How Meditation Makes You a Better Athlete

Written by: Kevin Cann

I tell Precision Powerlifting Systems that they should be meditating a minimum of 10 minutes every single day.  I will admit that some do it and some do not do it.  That does not discourage me from telling them consistently how important that meditation is to their success as athletes as well as people.

Meditation has many health benefits like increased mood, decreased blood pressure, decreased heart rate, and many others.  I want to explain how meditation makes you a better athlete.

I posted a video on the Precision Powerlifting YouTube titled, “Developing Awareness Under the Bar.”  I explained what we need our mindset to be like under the bar.  This is how skill is developed.

First, we start out not knowing anything.  The next step is become aware of what we do not know.  The third step is trying to improve upon what we do not know, but we need to do think about every step of the process.  The final stage is just doing it.

Let me explain further.  When we first begin lifting, we probably had to think about every action we were doing underneath the bar.  We would think about one thing, and lose another, and vice versa over and over again.  Over time we begin to feel more comfortable and think much less about every little thing happening in the lift, or do we?

On a more recent episode of Boston’s Strongcast, Justin Holly said that after the first year there is nothing for a coach to say.  The coach needs to observe and guide.  This really made me think and made a light bulb go off in my head.

I think as coaches we try to justify our worth by letting lifters know everything that breaks down in their lifts.  I have told them not to overthink these things, but how can they not if I am giving them this feedback constantly?  

I also began to compare my lifting to other sports performances in my life.  I have been fortunate enough to be participating in sports for over 30 years now.  26 of those years were practicing sports outside of lifting weights.  I reflected on my mindset as I was executing the required tasks of those sports.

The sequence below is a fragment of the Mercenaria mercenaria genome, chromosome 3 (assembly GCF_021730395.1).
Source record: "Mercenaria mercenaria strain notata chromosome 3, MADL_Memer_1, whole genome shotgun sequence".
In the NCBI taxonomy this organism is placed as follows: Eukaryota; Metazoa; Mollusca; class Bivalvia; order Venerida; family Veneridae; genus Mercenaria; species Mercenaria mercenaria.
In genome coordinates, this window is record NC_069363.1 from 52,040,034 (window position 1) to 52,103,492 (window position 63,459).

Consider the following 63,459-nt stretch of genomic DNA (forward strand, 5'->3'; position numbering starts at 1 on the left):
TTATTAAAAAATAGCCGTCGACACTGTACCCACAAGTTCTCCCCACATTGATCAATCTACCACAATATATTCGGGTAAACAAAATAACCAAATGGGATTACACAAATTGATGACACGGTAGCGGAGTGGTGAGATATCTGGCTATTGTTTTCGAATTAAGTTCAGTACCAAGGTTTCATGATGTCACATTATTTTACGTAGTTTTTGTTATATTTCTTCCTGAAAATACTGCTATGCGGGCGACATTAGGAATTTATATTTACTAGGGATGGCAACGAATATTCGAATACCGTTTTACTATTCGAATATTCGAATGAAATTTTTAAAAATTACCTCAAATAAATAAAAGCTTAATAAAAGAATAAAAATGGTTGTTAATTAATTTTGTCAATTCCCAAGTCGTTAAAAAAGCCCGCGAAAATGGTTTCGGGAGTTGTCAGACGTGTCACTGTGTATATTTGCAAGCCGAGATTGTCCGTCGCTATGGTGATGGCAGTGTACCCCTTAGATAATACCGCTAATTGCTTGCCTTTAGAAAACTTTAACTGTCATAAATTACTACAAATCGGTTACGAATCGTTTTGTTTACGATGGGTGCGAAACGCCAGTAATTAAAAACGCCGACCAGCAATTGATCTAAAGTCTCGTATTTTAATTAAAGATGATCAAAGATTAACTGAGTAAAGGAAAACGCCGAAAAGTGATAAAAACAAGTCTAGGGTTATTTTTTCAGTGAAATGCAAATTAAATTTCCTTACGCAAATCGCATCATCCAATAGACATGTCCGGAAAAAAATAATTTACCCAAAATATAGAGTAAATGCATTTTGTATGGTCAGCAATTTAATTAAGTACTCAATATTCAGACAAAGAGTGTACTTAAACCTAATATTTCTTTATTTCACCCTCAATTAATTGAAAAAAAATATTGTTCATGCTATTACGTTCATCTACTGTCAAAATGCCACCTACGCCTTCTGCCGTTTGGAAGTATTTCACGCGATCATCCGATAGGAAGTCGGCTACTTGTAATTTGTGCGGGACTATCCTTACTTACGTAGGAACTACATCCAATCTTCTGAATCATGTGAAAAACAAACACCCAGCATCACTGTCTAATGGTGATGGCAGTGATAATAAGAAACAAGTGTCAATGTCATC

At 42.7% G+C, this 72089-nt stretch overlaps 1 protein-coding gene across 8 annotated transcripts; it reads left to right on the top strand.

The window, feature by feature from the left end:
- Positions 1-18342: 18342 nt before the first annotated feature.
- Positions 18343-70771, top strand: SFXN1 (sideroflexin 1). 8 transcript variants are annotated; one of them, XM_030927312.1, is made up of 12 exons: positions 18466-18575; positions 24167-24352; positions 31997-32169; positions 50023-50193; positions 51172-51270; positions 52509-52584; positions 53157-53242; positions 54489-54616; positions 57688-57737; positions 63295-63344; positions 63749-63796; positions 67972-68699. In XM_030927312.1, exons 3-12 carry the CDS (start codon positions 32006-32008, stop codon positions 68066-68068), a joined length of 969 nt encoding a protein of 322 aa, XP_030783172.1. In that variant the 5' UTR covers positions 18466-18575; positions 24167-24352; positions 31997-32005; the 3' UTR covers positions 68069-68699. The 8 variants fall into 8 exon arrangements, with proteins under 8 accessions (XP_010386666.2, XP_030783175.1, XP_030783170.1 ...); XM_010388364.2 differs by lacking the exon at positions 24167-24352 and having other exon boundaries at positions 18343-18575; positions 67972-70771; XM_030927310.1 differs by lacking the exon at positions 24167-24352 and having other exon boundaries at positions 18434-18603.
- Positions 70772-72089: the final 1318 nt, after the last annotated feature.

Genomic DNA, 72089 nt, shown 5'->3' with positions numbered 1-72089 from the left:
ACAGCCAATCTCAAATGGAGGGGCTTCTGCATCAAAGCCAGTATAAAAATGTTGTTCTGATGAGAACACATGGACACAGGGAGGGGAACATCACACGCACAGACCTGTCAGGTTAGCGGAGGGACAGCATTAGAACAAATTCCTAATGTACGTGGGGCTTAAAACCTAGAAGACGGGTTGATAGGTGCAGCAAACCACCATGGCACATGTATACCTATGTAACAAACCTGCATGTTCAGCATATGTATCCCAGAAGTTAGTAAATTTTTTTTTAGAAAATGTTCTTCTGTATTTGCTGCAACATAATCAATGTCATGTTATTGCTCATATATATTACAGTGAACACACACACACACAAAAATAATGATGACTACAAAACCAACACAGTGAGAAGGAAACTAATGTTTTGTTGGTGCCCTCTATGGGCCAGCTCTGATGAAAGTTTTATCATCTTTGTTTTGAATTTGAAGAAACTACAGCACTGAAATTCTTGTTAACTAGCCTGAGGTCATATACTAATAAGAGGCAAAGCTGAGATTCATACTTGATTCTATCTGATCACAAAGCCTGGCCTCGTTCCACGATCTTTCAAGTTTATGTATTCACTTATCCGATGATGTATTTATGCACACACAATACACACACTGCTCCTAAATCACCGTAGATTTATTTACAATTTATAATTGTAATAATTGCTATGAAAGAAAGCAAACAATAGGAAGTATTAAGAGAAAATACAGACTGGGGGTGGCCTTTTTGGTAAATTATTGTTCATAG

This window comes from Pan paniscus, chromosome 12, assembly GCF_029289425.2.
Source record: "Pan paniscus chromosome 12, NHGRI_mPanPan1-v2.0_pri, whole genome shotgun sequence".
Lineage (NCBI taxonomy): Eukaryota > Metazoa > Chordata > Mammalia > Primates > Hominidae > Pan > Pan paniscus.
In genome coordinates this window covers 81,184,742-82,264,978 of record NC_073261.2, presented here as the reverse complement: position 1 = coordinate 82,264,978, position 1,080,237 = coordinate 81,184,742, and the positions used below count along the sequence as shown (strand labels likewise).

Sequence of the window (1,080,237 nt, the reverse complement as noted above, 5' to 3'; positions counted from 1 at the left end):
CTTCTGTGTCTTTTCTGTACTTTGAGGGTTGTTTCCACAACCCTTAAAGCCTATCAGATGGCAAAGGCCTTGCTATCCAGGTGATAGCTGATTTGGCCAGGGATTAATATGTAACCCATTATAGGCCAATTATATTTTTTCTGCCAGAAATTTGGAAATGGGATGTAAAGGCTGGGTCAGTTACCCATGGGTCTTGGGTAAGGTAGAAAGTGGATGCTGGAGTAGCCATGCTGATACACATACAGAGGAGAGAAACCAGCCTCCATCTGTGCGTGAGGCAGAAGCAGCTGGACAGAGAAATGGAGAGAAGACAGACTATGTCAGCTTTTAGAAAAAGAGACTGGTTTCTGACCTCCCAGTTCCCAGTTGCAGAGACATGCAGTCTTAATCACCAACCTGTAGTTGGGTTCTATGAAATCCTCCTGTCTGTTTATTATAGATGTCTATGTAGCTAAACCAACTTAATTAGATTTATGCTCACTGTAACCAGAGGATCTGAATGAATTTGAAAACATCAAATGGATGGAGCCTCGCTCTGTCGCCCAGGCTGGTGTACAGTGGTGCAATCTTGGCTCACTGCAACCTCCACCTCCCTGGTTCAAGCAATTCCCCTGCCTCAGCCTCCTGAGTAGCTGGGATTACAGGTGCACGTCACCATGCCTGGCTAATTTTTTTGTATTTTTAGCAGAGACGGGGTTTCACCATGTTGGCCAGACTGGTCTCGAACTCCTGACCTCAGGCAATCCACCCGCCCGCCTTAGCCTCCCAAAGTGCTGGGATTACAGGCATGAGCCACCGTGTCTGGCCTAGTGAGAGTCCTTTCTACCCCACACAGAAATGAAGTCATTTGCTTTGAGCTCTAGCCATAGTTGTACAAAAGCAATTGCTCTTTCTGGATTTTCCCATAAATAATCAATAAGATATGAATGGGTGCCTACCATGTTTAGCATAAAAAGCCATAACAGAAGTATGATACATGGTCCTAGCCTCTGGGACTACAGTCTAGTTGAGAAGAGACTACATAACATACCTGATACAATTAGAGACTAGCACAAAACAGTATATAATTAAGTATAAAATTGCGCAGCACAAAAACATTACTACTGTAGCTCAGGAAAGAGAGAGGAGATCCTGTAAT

I wasn’t thinking about anything, I was just doing.  In lifting it gets easy to get in our heads and think of an active cue like “Push my knees out.”  However, this type of thought never entered my mind in the later stages of my athletic development.

Earlier on when I was learning a new skill, I would slow it down and consciously think about it.  However, even then I was just really paying attention to what it FEELS like to execute.  Through repetitions I would eventually have the ability to speed it up and then to utilize it in high duress situations like in a game.

That observing while learning is a skill is the mindset that we want when lifting.  We need to quiet the ego (thinking brain) and allow our bodies to learn how they were built to learn, through experiencing the environment and receiving feedback.  We were not designed to get this feedback from our phone or a coach.  Our bodies are designed to receive it through experiencing it, but only if we quiet our ego and allow our brain to observe the information.

The lifter can then relay these observations to the coach.  If the knees are coming in, I want to know if the lifter observed their feet throughout the entirety of the lift and what their thoughts are at specific times.  We often find that as the lifter hits the hole they “black out” in an effort to move fast coming up.  They lose awareness of their body and then they react to the breakdown that happens.

This past week with a lifter our cue then became “Same pace down and up.”  She observed her feet to bring her to the present moment and focused on maintaining pace throughout the whole lift.  This cleared up the technical breakdown and actually made the lift faster.  This is because the distance traveled was less, but also the weight on the bar will dictate the force required to keep pace on the way up.

Sheiko would say to me “powerful and smooth” and that weightlifting was fast power, but powerlifting is slow power.  This makes a lot more sense to me these days than it did to me back then.  Just moving fast with light weights may have benefit in terms of motor unit recruitment, but in complex systems there is always a tradeoff, and that comes with mechanics.  There is a speed to accuracy tradeoff with movement.

Lifters will speed up time in their heads during the difficult parts of the lift.  That is the nerves kicking in.  This is why having something to observe is important as it can help keep us in the present moment.  When we speed up time our mind is racing into the future.

Meditation is a way to practice and strengthen this mindset.  It teaches us how to focus and refocus our thoughts in a judgment free way.  No judgment is critical here.  The thoughts of “This feels heavy or easy” are judgmental, we do not want that.  We want nothing more than judgment free observations.

Meditation enhances recovery while helping us build a skill.  It actually increases cognition and our ability to learn.  This is what we are attempting to do when we are building a skill, in powerlifting this means getting stronger.  We are developing cognitive intelligence and learning.  Meditation actually improves those areas of our brain. 

If you truly want to enhance your skills while getting some health benefits, all it takes is 10 minutes per day.  There are plenty of apps out there that are very affordable for this as well.  Many will laugh at the idea that this daily habit will make them stronger, but that is fine because you aren’t part of PPS and it gives us an edge.

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